Genesis 32

Jacob returns to Canaan a changed man from when he left over 20 years ago.  Not only is he wealthy with an enormous family, but he is also experienced in the grace of God and aware of all that he owes to Him.  He hasn’t completely left behind the scheming man who cheated his brother and deceived his father, but he knows what it’s like to be on the receiving end of unjust and deceptive treatment and knows that God controls all outcomes.  His conversion to a God-dependent follower becomes even more complete after a face-to-face meeting with God just outside of Canaan.  After seeing and wrestling with God overnight Jacob leaves knowing nothing will ever be the same.  The lesson of Genesis 32 is that no one encounters God and stays the same, and God doesn’t allow His children to live unchanging lives.

1-2
After Laban says goodbye to his daughters and grandchildren and exits Jacob’s life (most likely to no one’s regret), Jacob continues on his journey home.  On the way, the angels of God meet him.  The author tells us this with no comment and no other explanation.  We don’t know exactly where this happens or what the purpose of the meeting is.  And nothing is recorded as to any dialogue between Jacob and the angels or any statement from God.  We just know Jacob meets some angels and then names the place he met them using a word meaning “two camps” or “two companies.”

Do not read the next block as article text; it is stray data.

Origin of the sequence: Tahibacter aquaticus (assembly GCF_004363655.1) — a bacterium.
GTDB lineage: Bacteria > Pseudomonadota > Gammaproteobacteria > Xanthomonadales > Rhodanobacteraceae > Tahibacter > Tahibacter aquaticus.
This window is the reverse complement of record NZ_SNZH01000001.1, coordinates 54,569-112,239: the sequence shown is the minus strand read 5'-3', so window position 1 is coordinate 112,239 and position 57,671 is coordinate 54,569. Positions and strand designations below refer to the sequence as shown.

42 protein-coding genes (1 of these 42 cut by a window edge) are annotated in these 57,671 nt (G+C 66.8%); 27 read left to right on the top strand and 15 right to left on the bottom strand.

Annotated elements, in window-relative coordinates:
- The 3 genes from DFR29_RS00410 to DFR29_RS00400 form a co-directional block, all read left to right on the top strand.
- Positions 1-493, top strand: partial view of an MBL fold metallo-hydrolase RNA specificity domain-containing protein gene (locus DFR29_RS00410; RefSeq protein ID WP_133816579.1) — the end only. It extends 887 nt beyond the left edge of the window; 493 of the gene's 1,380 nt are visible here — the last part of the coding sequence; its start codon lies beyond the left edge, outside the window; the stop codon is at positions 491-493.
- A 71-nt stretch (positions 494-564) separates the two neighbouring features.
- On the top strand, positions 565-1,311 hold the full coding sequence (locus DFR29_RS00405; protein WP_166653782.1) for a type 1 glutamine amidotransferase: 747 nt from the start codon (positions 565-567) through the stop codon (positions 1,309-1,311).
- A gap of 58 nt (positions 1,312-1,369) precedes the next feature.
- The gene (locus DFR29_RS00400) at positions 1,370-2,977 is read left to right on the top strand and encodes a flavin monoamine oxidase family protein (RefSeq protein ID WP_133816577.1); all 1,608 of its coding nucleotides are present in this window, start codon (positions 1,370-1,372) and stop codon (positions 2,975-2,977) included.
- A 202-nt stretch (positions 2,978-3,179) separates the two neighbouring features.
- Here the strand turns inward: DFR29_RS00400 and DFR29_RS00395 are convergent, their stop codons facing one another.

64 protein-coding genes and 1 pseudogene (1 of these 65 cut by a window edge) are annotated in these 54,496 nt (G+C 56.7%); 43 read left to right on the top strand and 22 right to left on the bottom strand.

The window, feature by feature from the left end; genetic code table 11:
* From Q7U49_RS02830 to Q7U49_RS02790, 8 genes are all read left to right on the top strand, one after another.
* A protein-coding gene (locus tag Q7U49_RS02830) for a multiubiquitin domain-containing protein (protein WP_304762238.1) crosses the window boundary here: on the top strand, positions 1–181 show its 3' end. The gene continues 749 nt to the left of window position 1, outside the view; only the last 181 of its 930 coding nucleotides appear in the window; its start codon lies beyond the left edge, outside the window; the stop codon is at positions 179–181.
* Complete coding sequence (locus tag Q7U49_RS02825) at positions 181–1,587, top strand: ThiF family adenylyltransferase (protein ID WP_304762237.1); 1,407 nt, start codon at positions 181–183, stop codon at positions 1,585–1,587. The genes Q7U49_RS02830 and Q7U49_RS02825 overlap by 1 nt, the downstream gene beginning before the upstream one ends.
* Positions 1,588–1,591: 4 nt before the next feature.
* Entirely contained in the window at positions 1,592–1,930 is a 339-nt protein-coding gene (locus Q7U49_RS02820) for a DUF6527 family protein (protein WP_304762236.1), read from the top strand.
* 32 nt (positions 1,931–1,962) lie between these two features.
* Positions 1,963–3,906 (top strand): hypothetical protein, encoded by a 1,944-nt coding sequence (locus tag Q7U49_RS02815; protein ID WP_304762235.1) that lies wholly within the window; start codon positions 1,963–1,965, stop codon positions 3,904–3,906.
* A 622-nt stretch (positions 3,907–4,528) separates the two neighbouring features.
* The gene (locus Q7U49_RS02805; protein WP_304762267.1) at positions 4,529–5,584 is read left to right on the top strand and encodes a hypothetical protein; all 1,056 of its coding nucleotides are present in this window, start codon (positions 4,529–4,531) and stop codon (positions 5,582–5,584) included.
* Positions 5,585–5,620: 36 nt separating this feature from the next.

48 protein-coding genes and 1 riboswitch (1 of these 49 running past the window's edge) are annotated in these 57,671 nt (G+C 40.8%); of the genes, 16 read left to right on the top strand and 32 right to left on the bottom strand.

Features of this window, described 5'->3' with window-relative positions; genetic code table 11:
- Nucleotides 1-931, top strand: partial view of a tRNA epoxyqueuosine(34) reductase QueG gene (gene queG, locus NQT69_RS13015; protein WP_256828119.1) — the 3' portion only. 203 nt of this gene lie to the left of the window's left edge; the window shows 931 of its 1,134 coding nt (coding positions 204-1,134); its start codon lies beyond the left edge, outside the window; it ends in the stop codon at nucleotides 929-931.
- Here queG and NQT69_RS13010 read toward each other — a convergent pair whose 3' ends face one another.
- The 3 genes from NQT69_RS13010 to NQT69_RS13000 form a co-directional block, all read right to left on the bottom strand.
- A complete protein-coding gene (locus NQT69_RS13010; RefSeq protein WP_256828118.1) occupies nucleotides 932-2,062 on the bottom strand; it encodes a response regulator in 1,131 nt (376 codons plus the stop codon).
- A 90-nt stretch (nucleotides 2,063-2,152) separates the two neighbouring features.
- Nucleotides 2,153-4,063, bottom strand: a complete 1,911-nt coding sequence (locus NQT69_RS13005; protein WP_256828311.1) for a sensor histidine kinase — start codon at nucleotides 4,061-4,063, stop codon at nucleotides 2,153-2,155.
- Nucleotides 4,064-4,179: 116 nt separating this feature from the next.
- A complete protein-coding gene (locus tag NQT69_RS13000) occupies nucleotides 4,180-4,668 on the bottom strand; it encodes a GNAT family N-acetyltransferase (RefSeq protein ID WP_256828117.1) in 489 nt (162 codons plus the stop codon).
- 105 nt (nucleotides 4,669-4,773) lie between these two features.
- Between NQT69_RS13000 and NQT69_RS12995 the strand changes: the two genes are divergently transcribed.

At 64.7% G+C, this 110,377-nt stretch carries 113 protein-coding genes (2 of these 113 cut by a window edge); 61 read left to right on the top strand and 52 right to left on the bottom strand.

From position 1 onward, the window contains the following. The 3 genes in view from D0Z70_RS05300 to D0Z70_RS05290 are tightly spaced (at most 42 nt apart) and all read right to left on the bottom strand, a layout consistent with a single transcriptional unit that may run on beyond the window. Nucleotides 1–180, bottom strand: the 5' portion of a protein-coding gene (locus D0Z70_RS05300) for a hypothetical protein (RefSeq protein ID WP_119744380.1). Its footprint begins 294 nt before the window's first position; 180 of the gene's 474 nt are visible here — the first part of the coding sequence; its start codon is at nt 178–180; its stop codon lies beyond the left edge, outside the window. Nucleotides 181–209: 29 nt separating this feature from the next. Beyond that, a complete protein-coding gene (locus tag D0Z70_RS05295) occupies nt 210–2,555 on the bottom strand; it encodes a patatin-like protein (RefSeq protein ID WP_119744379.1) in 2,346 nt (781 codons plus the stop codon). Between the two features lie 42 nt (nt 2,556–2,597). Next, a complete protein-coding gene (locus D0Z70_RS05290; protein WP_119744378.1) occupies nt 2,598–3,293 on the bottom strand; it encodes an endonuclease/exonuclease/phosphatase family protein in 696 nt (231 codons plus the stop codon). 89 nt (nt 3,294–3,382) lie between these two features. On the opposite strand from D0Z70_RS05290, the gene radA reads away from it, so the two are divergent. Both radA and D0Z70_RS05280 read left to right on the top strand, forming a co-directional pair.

So what do we read into this story?  Any explanation is obviously conjecture, but perhaps this is God’s way to further encourage Jacob and show him – just as he is about to enter Canaan and just as he is fully independent for the first time in 20 years – that He will protect him.  And Jacob’s name for the place perhaps means there are two companies of angels at his disposal, or that God’s camp is with his camp.  Whatever the explanation, it seems that God wants Jacob to know He is with him just as He promised when He told him to leave Haran.  Once again, God encourages Jacob when he most needs it.

3-6
Jacob sends messengers ahead to Esau.  Somehow he knows where Esau lives (perhaps he is able to make inquiries as to what happened to him or perhaps he got word from home sometime during his stay in Haran) and so sends the messengers to Edom.  He tells them to explain to Esau that he has been with Laban this whole time and that he returns to Canaan a wealthy man who wants to find favor with Esau (implying that he will make it worth Esau’s while to accept Jacob favorably).  He makes sure to phrase the message as humbly as possible, telling the messengers to refer to Jacob as Esau’s servant and to refer to Esau as “my lord.”